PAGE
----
I've been working on my first lacy shawl for the past 2 months and I must say that I nearly gave up, concluding that I was not able to knit one of these lovely items. But with some encouragement from my knitting group, several false starts and plenty of ripping out, I managed to complete one!
I call this Summer Breeze, both because of the wonderfully light weight and the aqua marine colorway that reminds me of a coral reef.
But it was not completed without frustrations....
For my first attempt, I used size 5 needles, which is way too small for lace work. Although the leaf pattern I chose came out nicely, it was too close together and the lace was not visable. I also was reluctant to use the charts and felt I was better off using the written pattern. This would cause me to make slight mistakes that would throw the entire pattern off in the next row. I also used some of my own handspun yarn and the slight variances in thick and thin was not working to my advantage. All things considered, I was bound to fail and my first attempt was a totally frogged project.
I then bought some fabulous blue and purple wool and attempted a different stitch from Evelyn's book, size 7 needles and forced myself to read the charts. This was coming out ok until I stretched it out too far to get a peek at the pattern and half of it fell off the needles! I couldn't pick up where I left off, so again I frogged it.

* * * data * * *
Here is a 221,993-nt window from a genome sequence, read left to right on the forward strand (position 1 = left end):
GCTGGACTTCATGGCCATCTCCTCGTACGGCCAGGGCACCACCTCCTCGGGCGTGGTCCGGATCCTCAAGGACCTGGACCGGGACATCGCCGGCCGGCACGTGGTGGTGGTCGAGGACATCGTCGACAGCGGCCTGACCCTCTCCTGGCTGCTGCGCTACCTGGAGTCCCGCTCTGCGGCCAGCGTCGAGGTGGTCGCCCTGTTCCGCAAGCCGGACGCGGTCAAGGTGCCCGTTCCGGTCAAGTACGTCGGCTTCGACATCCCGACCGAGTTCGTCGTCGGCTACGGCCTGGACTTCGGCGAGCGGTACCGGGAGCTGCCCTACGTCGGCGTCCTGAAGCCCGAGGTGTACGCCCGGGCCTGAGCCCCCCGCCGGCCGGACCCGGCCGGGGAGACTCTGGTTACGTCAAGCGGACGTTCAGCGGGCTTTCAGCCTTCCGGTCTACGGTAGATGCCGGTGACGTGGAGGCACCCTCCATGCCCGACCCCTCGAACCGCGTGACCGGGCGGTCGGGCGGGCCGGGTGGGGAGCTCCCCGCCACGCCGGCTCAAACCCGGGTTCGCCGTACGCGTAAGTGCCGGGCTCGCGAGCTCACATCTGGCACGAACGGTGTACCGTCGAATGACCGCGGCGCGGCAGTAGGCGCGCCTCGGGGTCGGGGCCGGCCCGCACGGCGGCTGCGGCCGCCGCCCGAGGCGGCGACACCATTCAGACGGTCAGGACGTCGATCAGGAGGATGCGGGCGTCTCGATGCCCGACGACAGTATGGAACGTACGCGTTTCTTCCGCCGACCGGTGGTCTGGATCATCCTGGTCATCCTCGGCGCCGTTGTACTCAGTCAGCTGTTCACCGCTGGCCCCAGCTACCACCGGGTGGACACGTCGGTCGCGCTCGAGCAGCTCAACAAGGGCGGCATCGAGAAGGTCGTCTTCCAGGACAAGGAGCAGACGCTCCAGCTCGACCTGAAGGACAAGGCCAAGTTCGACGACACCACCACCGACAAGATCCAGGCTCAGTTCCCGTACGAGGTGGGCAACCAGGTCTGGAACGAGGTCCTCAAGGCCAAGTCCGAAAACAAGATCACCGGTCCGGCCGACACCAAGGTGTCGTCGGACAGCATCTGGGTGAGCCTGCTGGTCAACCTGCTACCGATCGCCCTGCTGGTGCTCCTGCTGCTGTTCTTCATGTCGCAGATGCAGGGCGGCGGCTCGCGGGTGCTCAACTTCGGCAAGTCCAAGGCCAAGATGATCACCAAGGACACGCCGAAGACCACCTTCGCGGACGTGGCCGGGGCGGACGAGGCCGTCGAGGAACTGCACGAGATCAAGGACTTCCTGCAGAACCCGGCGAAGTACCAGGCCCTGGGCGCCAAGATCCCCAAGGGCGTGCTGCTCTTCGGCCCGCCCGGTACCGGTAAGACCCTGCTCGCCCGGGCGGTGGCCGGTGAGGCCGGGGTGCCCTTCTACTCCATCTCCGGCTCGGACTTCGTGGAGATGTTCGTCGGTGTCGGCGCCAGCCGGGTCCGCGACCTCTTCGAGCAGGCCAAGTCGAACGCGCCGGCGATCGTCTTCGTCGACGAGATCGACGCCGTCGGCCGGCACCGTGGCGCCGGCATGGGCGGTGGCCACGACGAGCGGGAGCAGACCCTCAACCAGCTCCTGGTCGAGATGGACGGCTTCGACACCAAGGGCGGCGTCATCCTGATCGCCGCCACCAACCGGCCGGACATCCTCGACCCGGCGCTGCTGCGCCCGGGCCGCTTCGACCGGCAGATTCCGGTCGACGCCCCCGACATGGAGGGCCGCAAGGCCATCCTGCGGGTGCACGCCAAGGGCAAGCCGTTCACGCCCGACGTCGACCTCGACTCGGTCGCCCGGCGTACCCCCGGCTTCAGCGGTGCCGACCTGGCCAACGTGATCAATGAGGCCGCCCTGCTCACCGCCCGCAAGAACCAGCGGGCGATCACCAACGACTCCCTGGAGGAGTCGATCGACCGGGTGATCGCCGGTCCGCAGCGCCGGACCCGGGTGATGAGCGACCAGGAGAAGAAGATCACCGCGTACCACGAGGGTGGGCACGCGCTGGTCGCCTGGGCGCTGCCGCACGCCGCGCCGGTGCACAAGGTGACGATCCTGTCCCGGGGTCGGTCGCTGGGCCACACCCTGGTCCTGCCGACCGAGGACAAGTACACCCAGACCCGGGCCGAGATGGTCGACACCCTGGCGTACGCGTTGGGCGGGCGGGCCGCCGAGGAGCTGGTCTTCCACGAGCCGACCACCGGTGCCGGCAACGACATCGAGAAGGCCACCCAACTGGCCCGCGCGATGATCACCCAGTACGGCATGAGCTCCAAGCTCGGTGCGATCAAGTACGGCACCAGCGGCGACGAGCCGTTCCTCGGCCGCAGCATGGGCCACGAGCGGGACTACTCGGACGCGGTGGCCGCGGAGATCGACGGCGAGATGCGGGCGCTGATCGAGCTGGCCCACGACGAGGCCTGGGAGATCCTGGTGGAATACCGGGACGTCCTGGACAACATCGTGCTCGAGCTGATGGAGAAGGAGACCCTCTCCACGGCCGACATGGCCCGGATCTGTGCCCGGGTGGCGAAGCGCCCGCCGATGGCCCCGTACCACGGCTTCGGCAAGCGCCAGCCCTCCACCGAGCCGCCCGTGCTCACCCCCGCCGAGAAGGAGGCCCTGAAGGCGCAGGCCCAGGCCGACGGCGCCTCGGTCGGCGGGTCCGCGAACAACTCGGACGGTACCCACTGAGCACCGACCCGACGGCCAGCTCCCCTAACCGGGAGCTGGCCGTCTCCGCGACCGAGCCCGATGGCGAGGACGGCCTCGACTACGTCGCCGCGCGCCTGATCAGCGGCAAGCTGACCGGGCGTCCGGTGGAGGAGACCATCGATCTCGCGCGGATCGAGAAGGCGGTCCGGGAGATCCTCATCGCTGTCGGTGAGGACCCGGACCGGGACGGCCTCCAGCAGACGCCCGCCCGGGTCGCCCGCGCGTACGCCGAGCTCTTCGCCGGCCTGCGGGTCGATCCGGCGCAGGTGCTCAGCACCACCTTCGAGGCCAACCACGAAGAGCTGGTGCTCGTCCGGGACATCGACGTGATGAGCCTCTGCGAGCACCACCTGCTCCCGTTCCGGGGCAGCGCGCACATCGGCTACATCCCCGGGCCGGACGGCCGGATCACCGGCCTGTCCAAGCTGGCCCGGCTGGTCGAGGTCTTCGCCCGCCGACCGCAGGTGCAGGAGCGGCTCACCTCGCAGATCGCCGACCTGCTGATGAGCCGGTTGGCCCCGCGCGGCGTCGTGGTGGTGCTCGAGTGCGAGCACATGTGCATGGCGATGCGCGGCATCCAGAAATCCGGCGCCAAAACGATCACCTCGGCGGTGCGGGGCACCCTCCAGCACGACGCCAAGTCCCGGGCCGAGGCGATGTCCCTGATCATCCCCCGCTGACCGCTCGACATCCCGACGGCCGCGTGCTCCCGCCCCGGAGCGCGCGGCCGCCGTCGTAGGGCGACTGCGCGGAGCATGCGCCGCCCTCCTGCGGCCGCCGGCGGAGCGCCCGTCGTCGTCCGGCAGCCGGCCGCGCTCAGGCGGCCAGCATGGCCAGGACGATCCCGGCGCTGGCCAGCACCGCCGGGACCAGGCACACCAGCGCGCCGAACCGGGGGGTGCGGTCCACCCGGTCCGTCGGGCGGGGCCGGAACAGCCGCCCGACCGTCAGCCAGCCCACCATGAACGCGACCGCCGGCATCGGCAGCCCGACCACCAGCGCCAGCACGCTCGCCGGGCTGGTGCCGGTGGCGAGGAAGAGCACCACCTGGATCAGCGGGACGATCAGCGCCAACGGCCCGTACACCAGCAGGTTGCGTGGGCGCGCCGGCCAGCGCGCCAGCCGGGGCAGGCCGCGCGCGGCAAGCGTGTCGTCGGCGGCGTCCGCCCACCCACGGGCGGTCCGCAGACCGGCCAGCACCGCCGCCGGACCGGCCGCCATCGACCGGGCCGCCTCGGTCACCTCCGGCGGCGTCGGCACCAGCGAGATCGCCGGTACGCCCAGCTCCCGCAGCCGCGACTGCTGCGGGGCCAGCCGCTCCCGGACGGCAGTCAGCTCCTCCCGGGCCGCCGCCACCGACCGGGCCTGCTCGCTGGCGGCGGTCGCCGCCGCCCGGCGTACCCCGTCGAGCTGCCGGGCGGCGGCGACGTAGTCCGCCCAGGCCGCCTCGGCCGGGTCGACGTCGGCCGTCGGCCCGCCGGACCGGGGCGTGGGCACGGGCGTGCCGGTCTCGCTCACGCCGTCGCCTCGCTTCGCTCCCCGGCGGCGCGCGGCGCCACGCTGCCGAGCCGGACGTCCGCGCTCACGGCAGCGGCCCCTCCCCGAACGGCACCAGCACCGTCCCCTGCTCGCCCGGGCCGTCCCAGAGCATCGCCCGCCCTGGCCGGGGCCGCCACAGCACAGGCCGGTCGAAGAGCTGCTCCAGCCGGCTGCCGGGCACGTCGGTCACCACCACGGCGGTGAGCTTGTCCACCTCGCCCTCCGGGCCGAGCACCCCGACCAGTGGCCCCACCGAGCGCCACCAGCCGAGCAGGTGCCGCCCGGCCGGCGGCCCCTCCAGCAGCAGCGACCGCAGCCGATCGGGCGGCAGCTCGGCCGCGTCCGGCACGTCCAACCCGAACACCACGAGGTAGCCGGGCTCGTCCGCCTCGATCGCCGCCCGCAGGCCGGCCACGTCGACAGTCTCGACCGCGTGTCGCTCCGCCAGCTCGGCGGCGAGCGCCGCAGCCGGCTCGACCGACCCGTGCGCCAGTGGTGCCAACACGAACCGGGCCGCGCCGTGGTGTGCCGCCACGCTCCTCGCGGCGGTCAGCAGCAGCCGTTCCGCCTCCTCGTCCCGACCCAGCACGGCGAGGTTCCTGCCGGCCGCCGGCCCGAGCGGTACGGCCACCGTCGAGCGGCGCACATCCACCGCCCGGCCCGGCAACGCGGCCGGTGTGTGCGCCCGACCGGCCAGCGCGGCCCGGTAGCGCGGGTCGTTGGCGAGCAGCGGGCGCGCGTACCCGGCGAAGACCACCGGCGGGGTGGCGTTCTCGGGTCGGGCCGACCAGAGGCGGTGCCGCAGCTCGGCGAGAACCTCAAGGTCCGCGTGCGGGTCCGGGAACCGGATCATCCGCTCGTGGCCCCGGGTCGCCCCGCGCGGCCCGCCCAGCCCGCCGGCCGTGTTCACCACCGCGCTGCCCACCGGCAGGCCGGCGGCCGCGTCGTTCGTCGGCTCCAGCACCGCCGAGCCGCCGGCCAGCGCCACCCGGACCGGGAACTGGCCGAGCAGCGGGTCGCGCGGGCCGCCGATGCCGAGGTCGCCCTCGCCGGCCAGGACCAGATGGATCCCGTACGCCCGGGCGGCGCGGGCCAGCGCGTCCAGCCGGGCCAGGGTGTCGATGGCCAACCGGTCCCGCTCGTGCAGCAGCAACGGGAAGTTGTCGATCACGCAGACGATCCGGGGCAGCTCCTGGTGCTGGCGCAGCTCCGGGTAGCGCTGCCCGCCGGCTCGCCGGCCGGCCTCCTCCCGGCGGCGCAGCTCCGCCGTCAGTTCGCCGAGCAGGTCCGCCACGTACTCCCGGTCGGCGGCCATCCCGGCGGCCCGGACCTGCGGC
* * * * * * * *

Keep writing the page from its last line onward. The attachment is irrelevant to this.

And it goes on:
I was ready to give up with my piles of frogged yarn, until I was browsing Ravelry one day and came across the Swallotail Shawl pattern by Evelyn Clark. I was already familiar with how she constructed shawls from my previous attempts, so I told myself I would give it one more go at it. I bought different color yarn (just so I wouldn't be jinxed by using the same yarn that did me in previously) and I went to town.
Correct needle size - check.
Reading the charts - check.
Putting in life lines- check.
So far so good....
Until... (do you hear the sound track of Jaws here?) ..
What the heck are nupps? It is a simple stitch in which you knit in front and back of one stitch 5 times and then on the purl row, you purl them all into one stitch. It makes a nice little bump and adds texture... Kind of like a tiny little bobble. It sounds alot easier than it is.
Let me tell you how hard it is to purl 5 stitches together and making sure you don't include the YO before and after each one. It is hard!
So here I am, struggling to do these nupps and with only 2 more rows of nupps left, I get the brilliant idea of searching the Ravelry formus to see if anyone else struggles with these or if I am the only dummy. And what do I find? An actual You Tube instructions for the EASY way to do them! So I went on my merry way, finished the shawl and blocked it to perfection:
I am so very happy that I didn't just give up!
If you are going to attempt your first shawl, I would recommend that you absolutely do the following to avoid any re-dos like I did:
1) Learn to read the charts. I found that by putting them on my own graph paper and color coding the different stitiches helped me keep on track. Because even one stitch out of place will ruin the entire outcome.
2) Use the right size needles
3) Put in lifelines every 10 rows. If you do need to rip out, it is much, much easier to pick up with a life line.
4) Search Ravelry or You Tube for help in techniques that are new to you. Learning something new can be a huge timesaver!
5) Don't give up... no matter how much really really want to!
This has opened my horizon with working with lace. I have started a lovely summer wrap with a zig-zag pattern with some of my hand spun yarn. It is coming out lovely and I hope to share that with you next week.
Until then, keep your needles clicking ♥